Emme Phyzema – Shorts Are Comfy and Easy to Wear!
The creative mastermind known as Emme Phyzema just released a new wacky avant-garde progressive rock masterpiece—first with the addendum When You’re Listening to Fake Harpsichord Music and, would you know it, it was a MIDI harpsichord version of this album—Shorts Are Comfy and Easy to Wear. Was this whole album conceptualized from a single interaction with a Youngster in a Pokémon game? Who is to say? But, to be sure, this thirty-and-some-minute album extracts the best creative juice from the whole region with collaborators and guests such as Ben Spees (The Mercury Tree), Nick Prol (Nick Prol & the Proletarians), and Max Mobarry (Others by No One)! So, head on to the Emme Phyzema Bandcamp page and go through all the amazing albums there once you’re done with this one!
五人一首 – 死人賛歌 (Bang the Head)
Note: this video is a performance from the band’s debut album, released in 2000.
Japanese avant-garde death metal legend 五人一首—thereafter Gonin-ish—has released a new full-length album, some fifteen years after their magnum opus 内視鏡世界 (Naishikyō sekai), released in 2005. However, it’s not as clear-cut. Indeed, their new album, 死人賛歌 (Shibito sanka)—translated loosely as Dead Hymn—was released on December 9, but only in Japan. Moreover, nowhere is there any sort of stream to be found, not even a little teaser or trailer! So, you’ll have to trust my word and judge based on almost twenty-year-old videos. Thankfully, you can find their sophomore release on streaming services. But now, let’s talk about Shibito sanka. Gonin-ish is known for their wild and energetic performance, eclectic compositions, and special blend of harsh vocals and Japanese folk-influenced melodies. On top of that, one of the remarkable features of the band is their use of piano to supplement the dense aural world they create. Well, all of these elements are back, and, finally, with a production worthy of the music. Before Shibito sanka, Gonin-ish’s production seemed rough and often seemed to peak on record, which was to the detriment of the listening experience. However, on this new album, I haven’t heard any peak, although there is plenty of compression going on, and the mix and overall production is done with the greatest care and suits well the band, even though I’d personally favour a more organic and dynamic production. Finally, I’ll retroactively include Shibito sanka on my 2020 AOTY list; it’s that good! If you want it, however, you’ll need to import it from Japan and wait a few weeks for delivery, and that’s quite unfortunate. Give music to the people!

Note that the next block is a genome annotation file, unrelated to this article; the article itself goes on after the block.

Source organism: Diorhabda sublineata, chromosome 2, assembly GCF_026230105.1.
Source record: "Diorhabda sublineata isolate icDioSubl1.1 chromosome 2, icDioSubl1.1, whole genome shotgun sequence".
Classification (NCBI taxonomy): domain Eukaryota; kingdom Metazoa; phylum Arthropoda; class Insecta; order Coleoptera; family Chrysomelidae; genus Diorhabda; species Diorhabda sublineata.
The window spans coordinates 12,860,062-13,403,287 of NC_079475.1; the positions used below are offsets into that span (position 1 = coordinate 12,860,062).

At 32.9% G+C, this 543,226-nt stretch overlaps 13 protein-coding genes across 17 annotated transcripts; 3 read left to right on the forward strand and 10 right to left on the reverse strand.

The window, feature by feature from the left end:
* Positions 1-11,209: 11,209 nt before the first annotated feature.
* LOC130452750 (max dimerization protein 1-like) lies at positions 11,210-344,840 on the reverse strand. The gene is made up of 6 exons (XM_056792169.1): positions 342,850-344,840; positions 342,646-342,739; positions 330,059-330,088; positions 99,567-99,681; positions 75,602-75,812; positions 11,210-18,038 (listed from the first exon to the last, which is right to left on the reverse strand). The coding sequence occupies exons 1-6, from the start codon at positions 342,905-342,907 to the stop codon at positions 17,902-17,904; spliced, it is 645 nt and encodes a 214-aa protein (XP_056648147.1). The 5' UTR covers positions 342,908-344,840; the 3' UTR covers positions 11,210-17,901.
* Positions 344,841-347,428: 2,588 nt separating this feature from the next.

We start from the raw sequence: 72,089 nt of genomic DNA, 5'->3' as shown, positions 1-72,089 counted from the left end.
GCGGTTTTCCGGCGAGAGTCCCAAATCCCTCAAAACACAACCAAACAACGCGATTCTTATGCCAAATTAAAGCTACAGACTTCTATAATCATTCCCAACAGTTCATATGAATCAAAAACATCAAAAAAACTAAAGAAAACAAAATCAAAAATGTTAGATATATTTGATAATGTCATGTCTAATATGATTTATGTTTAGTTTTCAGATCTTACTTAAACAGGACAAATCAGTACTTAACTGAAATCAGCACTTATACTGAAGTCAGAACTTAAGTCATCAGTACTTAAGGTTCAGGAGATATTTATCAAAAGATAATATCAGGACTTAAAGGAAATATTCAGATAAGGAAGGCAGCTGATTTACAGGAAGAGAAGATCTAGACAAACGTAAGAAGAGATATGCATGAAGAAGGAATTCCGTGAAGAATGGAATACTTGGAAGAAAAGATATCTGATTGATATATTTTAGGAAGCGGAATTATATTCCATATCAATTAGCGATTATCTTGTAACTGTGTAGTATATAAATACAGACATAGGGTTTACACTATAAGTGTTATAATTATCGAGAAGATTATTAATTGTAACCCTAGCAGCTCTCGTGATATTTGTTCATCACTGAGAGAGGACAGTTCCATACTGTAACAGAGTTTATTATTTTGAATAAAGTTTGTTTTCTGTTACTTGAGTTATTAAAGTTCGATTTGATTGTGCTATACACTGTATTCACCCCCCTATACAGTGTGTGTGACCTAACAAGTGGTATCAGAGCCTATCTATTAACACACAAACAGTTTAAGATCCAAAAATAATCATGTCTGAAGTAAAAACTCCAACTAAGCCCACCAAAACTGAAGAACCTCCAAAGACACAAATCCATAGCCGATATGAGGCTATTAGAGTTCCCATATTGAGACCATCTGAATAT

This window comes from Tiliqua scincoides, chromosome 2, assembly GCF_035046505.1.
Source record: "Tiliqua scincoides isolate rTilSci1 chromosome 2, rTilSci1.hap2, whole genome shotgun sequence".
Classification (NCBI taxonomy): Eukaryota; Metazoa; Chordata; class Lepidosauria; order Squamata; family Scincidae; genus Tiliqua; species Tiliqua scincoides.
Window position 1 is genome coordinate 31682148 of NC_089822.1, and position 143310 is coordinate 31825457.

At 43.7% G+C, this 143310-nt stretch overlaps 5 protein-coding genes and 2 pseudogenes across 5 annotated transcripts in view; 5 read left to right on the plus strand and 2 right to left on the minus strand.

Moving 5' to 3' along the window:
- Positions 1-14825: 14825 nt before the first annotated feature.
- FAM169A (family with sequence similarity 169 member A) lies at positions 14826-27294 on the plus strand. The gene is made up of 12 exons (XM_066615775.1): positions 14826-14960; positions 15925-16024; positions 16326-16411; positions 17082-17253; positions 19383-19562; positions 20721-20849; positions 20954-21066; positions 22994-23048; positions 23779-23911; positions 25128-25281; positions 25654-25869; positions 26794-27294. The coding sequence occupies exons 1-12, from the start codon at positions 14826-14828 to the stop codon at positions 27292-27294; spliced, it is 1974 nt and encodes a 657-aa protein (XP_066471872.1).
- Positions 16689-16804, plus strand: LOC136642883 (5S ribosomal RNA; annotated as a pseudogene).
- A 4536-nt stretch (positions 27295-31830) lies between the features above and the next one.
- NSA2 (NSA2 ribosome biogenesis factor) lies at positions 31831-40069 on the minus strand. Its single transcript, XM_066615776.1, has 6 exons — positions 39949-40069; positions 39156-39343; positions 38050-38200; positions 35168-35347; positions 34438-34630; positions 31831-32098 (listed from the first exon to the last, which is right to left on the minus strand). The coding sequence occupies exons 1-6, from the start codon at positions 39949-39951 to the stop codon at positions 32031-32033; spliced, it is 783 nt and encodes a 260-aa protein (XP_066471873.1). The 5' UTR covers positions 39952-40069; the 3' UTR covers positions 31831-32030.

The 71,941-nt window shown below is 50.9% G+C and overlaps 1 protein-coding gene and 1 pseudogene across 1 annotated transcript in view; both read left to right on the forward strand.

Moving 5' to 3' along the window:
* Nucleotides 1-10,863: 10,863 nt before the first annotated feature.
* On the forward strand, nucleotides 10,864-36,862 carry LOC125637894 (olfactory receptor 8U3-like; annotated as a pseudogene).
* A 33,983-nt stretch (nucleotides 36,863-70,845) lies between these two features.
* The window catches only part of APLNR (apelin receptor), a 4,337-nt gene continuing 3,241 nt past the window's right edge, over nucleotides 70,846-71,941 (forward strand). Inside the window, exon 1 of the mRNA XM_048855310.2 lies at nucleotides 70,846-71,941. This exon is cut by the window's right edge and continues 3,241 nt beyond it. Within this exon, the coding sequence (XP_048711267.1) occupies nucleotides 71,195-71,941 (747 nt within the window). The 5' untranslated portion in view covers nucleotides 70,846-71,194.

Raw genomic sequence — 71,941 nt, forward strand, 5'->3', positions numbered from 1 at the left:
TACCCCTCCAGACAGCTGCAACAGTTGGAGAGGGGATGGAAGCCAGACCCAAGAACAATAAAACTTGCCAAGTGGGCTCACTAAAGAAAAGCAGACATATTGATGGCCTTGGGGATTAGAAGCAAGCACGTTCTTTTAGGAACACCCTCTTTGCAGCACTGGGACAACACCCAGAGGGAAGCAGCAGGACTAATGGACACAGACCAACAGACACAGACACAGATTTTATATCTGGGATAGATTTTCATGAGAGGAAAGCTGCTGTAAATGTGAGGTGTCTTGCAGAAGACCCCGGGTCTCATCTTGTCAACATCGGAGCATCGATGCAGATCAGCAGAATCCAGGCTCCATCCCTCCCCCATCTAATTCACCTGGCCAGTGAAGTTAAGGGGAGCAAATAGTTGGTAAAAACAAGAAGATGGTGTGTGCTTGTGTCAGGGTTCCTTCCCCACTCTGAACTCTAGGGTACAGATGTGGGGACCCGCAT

Alkerdeel – Slonk (Babylon Doom Cult)
With names like “slonk” and “zop”, you might think this is an episode of Batman from the sixties (thanks Matt for the roast), but I guess that’s Flemish for you, right? Belgian black metal band Alkerdeel, after Lede—featuring a fart demon or something—is back with yet another impressively heavy and cavernous release. While Lede didn’t really connect with me at the time, Slonk awed me on first listen. I guess I was in the right mindset for all the muddy riffs, the sound of drums in the void of empty space, and the general slow and ominous feeling of the apocalypse. If you feel like you’re in a similar mindset right now, check out this album!
Bisbâyé – Le Sens de la fin (Cuneiform)
Montréal-based, polyrhythm-crazed Bisbâyé have always evolved without a label of any sort, in their own world, making music that none other dared make. In a rather dramatic turn of events, they are releasing their new album, Le Sens de la fin, on the legendary label Cuneiform Records! At the same time, it feels to me that this new album has a certain sense of melody and progression that its predecessors lacked, and in lieu put all their energy and space into musical devices to confuse and entrap the listener. As such, Le Sens de la fin feels less chaotic and more expectable, and that is a double-edged sword: on the one hand, I absolutely adored the feeling of being hopelessly lost in the middle of a song—something that I didn’t feel as strongly on this new opus—while on the other hand perhaps this reflects the composer’s stronger than ever grasp on this particular style of composition. Out in late January, Bisbâyé’s latest is also one of their strongest.